Right after dinner, we invited the entire camp to TEST YOUR TASTE BUDS by guessing a dozen different ingredients that would be used throughout the week in our recipes. Upon completion of the tasty task, every camper would receive their first keepsake button of the week, in this case a globe to get them ready for their culinary trip around the world. (Every class completed would earn them another button–the country’s flag in most cases–to add to their aprons.) As for the results of the taste buds test, we were impressed with the number of correct answers received for harder-to-identify ingredients like nori and quinoa. And those who didn’t get them right made some very educated guesses including hominy and sesame seeds for the uncooked quinoa grains. All in all, it was a great way to meet and greet the campers as well as get everyone excited about the delicious fun in store for them that week.
MONDAY, AUGUST 12th, 2013
BUON APPETITO: A DINNER IN ITALY: On Monday morning, we fired up the oven and dove right into our first Italian cooking class. After washing hands and listening to our kitchen guidelines, the campers split into two groups to join one of our two cooking stations. At the first station, we had three chefs teaching campers how to make dough from scratch using sprouted whole-wheat. Campers then stretched their own pizza crust and after a dough switcheroo, topped their own par-baked pizza crusts with fresh mozzarella, homemade tomato sauce and fragrant summer basil. The Margherita pizzas were then finished in the blazing wood oven that clocked in at about 750 degrees Fahrenheit!
After about 15 minutes, the two camper groups switched stations. Those who did pizzas first, moved on to our panzanella salad station learning the invaluable lesson of proper knife skills as well as how to make a homemade vinaigrette in a recycled jam jar. During the dressing making, there was a lot of singing to KC and the Sunshine Band’s lesser known hit, Shake Shake Your Dressing. In fact, at that evening’s Camp Masquerade several of us turned into party animals and shook a tail feather to the same song!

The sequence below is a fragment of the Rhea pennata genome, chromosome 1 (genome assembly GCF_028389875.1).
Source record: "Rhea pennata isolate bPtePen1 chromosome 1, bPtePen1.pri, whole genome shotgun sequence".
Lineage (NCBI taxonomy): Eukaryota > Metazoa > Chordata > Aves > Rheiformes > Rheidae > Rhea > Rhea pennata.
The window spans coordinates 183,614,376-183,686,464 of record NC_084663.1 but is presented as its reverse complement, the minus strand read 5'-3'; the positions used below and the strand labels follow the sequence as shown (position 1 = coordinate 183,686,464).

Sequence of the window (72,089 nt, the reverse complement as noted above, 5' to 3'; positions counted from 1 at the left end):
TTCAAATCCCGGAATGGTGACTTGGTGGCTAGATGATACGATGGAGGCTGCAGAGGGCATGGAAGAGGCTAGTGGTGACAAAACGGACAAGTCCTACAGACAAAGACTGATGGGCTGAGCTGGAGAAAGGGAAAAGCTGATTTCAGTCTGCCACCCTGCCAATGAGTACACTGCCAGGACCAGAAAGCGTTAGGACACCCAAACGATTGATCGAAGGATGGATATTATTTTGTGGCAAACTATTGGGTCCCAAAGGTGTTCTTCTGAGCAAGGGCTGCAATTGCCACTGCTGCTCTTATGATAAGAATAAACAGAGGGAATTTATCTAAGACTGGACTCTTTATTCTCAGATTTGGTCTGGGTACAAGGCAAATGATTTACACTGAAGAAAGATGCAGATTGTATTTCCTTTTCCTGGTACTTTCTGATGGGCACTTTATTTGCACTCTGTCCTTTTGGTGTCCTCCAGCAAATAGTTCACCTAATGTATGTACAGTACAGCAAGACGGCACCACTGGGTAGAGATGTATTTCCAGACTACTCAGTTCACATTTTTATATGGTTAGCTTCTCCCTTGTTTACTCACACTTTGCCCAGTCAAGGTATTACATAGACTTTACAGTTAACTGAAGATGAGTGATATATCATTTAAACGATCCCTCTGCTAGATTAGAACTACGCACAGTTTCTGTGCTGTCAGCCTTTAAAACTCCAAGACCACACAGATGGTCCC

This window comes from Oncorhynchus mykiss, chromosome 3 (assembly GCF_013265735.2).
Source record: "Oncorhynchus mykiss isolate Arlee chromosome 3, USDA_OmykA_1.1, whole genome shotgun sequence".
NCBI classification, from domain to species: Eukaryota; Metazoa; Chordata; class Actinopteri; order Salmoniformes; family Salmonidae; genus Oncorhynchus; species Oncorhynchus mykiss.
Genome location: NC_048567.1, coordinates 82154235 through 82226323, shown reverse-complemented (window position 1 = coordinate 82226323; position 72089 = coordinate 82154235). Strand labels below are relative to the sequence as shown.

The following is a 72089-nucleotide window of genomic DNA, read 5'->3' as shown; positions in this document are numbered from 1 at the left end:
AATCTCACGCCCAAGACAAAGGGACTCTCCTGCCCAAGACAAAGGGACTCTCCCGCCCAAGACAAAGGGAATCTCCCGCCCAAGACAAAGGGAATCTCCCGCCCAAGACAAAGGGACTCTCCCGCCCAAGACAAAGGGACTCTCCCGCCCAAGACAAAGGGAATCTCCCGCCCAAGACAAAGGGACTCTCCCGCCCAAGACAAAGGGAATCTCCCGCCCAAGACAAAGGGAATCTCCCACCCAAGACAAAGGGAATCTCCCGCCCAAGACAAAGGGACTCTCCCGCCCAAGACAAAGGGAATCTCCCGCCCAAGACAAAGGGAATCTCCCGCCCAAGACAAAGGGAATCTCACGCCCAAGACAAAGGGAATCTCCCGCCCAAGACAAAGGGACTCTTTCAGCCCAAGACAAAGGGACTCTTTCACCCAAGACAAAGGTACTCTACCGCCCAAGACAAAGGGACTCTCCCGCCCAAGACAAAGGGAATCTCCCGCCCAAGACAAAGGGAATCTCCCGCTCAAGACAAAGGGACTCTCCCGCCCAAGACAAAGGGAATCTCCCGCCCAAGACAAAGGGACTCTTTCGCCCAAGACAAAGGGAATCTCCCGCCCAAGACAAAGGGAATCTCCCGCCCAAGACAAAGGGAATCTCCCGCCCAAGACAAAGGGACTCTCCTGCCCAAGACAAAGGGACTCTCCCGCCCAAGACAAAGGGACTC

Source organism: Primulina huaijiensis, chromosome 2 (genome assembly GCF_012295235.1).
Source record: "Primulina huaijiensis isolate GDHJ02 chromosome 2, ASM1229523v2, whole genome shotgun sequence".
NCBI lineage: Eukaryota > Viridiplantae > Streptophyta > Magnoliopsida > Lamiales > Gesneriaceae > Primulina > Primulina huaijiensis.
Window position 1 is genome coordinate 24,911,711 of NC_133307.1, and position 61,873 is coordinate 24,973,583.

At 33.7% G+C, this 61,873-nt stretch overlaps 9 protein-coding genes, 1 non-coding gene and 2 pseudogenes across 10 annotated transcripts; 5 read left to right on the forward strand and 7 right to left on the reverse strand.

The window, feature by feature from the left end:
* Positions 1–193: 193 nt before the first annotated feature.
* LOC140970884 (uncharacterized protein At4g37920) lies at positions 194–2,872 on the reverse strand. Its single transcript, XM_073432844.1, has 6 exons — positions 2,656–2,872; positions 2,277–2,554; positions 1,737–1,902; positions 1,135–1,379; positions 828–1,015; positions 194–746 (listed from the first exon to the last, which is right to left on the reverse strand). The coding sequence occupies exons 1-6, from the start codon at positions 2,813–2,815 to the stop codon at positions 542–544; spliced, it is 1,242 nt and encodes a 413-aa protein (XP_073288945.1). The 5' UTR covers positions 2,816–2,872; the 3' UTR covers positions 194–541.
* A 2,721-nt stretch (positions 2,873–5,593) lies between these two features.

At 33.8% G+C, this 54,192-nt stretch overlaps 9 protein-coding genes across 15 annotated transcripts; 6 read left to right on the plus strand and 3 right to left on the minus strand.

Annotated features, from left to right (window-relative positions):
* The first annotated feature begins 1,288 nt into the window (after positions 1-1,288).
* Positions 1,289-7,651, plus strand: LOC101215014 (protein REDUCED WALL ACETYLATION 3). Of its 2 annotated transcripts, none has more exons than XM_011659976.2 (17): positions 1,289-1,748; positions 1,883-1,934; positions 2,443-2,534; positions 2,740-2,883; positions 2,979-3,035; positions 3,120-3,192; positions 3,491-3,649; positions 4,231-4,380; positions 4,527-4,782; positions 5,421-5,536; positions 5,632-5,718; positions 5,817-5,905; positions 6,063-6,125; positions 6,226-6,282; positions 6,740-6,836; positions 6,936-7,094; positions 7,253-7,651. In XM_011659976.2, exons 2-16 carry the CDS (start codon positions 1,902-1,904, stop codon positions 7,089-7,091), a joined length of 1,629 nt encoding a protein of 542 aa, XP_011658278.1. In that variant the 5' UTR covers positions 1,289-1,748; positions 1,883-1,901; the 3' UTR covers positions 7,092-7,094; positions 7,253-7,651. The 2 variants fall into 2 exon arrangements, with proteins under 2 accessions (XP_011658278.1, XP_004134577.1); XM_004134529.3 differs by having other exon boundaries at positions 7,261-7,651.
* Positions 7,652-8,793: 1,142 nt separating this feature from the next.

TUESDAY, AUGUST 13th, 2013
OISHI: A LUNCH IN JAPAN: Tuesday transported us to the Land of the Rising Sun. Our sojourn to Japan included two recipes at two separate stations. The first station had campers filling their own edamame dumplings to pop into the steamer as well as whisking together a ginger-soy dipping sauce. While waiting for the dumplings to cook, this station had everyone practicing the art of wielding chopsticks.
The second station was all about rolling futomaki , or sushi rolls, bursting with garden goodies including spinach, green beans, avocado, carrots, cabbage and cucumbers. For those who could find the room, there was also wild smoked salmon to add to the mix. The most interesting part of the sushi rolls, however, was how they cleverly incorporated whole grains. The sushi rice was made up of a 50/50 combination of brown short grain rice and quinoa making it a fiber and protein powerhouse. At the end of the class, everyone sat down and dunked their dumplings and promptly became members of our “One Bite Club.” (We asked everyone to take a single small bite of the things we made together. They didn’t have to like it! But they couldn’t “yuck anyone’s yum” either.)
WEDNESDAY, AUGUST 14th, 2013
Wednesday morning was devoted to a FIESTA with our BREAKFAST IN MEXICO menu. One group made tortillas from scratch with tortilla presses along with a fresh corn and black bean salsa. The other group squished up a guacamole-in-a-bag which helped keep the mess to a minimum. This group also learned how to properly crack and whisk eggs which were the main ingredient in our cheesy chorizo scramble.
After the groups switched, we served the campers their fully-assembled breakfast tacos restaurant-style. At the end of one of our classes camper Jaxson recited a CulinaryCorps-inspired poem that he wrote:
Chefs are wonderful.
Chefs are great.
There’s just one thing,
Has everyone ate?
We all gave him a standing ovation for that one!
On Wednesday afternoon, we took a break from the kitchen classroom and got silly with our first annual FAMILY FOODIE OLYMPICS. Since it was family free time that afternoon, the CulinaryCorps chefs created four messy/fun challenges that family teams could compete in together. If all four events were completed, the courageous family-team received the coveted Family Foodie Olympics Trophy. Our events included Butter Up where each family had to shake as hard and as long as they could to turn cream into butter. As a delicious bonus, we all got to enjoy the freshly made delicacy with baguettes right after the games were over.